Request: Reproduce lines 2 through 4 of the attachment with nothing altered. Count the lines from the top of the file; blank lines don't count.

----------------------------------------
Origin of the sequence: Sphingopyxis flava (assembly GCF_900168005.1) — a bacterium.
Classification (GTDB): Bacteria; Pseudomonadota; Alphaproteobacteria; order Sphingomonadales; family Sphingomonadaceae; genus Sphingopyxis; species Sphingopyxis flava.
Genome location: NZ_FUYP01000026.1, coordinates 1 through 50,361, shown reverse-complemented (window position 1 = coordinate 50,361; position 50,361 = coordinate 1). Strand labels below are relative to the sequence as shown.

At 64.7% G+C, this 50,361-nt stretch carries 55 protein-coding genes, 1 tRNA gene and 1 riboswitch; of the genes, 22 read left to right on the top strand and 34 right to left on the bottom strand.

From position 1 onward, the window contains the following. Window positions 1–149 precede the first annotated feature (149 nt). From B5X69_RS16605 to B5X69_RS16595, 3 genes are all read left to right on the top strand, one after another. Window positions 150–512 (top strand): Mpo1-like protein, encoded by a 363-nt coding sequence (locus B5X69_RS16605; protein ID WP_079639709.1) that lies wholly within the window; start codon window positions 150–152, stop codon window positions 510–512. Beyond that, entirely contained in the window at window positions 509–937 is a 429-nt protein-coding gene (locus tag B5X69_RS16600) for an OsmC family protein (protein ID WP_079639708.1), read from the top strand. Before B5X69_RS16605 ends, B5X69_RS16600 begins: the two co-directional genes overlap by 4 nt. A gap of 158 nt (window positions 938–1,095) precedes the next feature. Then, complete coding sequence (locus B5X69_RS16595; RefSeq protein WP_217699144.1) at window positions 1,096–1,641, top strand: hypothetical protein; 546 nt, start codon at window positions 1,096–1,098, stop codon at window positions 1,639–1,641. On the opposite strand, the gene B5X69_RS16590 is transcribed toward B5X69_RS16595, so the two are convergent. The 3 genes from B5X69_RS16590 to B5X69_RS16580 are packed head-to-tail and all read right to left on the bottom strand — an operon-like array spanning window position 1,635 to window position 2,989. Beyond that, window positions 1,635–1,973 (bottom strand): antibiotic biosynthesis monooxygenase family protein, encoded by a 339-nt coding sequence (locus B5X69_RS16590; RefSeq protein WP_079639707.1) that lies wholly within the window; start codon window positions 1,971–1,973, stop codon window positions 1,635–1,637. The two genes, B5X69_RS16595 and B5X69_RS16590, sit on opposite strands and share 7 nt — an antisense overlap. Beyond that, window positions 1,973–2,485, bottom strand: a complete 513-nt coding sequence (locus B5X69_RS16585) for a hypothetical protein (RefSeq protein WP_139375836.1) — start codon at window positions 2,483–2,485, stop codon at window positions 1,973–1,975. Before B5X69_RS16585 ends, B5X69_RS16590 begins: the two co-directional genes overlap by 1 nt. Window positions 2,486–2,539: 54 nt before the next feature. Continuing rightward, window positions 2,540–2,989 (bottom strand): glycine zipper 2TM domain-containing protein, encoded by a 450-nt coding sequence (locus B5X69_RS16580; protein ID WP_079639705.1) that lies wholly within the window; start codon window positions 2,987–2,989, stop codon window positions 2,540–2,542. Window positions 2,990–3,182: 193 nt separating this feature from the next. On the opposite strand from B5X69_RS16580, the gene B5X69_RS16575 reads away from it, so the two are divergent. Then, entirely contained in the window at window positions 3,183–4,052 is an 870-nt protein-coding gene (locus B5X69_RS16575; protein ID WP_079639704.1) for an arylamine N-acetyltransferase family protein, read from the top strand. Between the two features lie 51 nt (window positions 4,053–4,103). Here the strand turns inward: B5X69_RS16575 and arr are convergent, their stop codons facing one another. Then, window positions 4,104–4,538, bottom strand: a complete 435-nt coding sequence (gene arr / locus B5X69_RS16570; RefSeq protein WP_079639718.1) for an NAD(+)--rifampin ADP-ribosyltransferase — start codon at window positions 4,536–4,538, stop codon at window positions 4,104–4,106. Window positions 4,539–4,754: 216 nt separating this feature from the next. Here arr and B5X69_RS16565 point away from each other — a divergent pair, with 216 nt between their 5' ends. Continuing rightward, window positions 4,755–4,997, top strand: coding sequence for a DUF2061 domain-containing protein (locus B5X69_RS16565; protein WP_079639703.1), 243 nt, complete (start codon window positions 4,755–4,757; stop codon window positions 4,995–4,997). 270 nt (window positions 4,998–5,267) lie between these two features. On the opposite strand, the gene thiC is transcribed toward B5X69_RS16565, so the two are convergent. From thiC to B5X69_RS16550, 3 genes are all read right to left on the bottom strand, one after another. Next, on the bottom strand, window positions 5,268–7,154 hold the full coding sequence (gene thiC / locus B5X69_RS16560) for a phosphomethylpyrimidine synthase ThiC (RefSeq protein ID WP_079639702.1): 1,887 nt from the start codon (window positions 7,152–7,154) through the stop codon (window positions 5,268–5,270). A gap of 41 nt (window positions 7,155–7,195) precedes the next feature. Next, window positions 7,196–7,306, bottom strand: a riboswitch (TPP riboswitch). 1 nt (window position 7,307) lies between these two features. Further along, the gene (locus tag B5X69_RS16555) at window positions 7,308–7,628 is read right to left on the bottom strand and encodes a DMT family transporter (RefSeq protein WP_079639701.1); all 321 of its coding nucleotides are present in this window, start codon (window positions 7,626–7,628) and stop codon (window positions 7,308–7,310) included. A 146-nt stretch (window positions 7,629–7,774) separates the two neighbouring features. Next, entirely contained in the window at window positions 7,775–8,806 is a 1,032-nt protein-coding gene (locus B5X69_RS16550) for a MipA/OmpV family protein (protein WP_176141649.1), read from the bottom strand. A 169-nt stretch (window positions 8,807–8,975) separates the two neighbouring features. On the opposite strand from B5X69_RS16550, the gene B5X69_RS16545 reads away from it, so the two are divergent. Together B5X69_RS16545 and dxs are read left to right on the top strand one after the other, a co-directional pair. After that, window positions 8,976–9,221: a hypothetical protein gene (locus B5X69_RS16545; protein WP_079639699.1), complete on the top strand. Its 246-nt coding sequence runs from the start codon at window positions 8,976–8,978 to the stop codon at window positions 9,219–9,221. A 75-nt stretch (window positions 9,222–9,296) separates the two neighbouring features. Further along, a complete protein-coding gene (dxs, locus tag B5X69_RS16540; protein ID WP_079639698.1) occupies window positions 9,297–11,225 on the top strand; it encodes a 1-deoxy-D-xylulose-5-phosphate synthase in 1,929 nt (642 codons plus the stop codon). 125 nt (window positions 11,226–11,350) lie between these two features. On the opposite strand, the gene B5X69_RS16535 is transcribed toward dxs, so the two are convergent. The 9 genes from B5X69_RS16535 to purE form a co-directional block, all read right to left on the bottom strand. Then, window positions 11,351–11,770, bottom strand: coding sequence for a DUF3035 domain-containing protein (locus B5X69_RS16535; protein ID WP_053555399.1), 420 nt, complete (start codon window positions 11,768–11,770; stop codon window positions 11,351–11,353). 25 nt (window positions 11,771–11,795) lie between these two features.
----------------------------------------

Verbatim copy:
Classification (GTDB): Bacteria; Pseudomonadota; Alphaproteobacteria; order Sphingomonadales; family Sphingomonadaceae; genus Sphingopyxis; species Sphingopyxis flava.
Genome location: NZ_FUYP01000026.1, coordinates 1 through 50,361, shown reverse-complemented (window position 1 = coordinate 50,361; position 50,361 = coordinate 1). Strand labels below are relative to the sequence as shown.

At 64.7% G+C, this 50,361-nt stretch carries 55 protein-coding genes, 1 tRNA gene and 1 riboswitch; of the genes, 22 read left to right on the top strand and 34 right to left on the bottom strand.